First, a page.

Navicent Health hosts events recognizing African-American contributions to medicine
MACON, Ga. -- The Tubman Museum in downtown Macon invited the community on Wednesday to celebrate African-Americans' contributions to medicine.
Presenters highlighted the legacy of Dr. Charles R. Drew in honor of Black History Month.
Dr. Edward E. Cornwell III with Howard University said, "And yet through our individual care of our patients, one patient at a time - which is what Dr Drew championed. Even today that mantra still has great meaning. So you don't have to be a physician, you don't have to be a surgeon, you don't have to be black to be inspired by the message of Dr. Charles Richard Drew."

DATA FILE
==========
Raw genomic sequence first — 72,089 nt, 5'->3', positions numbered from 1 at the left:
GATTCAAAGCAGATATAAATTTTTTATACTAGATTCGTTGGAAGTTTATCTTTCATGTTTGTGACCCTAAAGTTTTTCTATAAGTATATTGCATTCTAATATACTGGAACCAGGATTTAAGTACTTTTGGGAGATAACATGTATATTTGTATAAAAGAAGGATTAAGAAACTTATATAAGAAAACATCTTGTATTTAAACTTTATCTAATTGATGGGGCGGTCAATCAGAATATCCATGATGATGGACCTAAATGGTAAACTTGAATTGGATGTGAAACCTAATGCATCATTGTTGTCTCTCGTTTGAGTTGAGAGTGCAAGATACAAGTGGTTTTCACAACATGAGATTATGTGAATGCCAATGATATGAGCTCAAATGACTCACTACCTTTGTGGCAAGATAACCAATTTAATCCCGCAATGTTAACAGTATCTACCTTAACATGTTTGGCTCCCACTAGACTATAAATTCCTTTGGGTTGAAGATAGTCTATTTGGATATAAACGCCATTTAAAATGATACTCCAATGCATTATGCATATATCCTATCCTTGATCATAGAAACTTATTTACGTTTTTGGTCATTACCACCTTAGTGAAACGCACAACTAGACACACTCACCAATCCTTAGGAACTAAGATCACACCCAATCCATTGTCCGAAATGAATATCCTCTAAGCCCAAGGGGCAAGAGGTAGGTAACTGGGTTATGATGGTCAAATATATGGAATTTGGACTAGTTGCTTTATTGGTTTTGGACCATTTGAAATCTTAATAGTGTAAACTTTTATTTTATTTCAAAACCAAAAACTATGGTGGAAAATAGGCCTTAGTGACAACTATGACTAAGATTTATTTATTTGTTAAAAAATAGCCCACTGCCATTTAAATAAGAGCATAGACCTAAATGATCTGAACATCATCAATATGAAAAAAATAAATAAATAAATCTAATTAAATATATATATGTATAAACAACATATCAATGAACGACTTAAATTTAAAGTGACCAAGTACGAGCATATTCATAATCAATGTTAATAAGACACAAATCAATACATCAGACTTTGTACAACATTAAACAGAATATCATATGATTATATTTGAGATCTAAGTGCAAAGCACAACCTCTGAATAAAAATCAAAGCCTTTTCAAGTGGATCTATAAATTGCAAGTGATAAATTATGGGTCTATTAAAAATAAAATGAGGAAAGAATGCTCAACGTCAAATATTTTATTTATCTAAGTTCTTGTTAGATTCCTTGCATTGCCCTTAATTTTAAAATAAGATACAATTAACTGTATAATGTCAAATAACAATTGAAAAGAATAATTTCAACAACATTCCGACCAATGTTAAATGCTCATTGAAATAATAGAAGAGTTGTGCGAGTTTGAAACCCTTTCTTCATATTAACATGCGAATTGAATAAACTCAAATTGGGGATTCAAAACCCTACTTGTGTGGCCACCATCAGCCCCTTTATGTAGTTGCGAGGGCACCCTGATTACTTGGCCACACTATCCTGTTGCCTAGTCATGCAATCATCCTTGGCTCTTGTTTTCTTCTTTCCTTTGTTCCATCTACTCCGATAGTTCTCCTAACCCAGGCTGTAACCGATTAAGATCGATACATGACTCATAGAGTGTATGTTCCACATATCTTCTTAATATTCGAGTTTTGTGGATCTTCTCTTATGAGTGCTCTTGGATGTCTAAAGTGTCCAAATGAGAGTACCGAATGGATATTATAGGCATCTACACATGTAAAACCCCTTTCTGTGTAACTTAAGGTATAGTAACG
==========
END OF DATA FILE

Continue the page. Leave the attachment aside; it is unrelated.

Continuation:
Dr. Drew played a big role in the science of blood transfusions and helped save many lives during World War II.
Dr. Cornwell added, "Before World War II, if you had a gunshot injury without the ability to transfuse blood it would not take much bleeding for that person to die. Dr. Drew's work, which allowed for preservation of blood and ultimately blood transfusions, made the survival of traumatic injuries in World War II dramatically better."
The next event will be held on Thursday, Feb. 8 at the Medical Center on Hemlock St. at 7:30 a.m.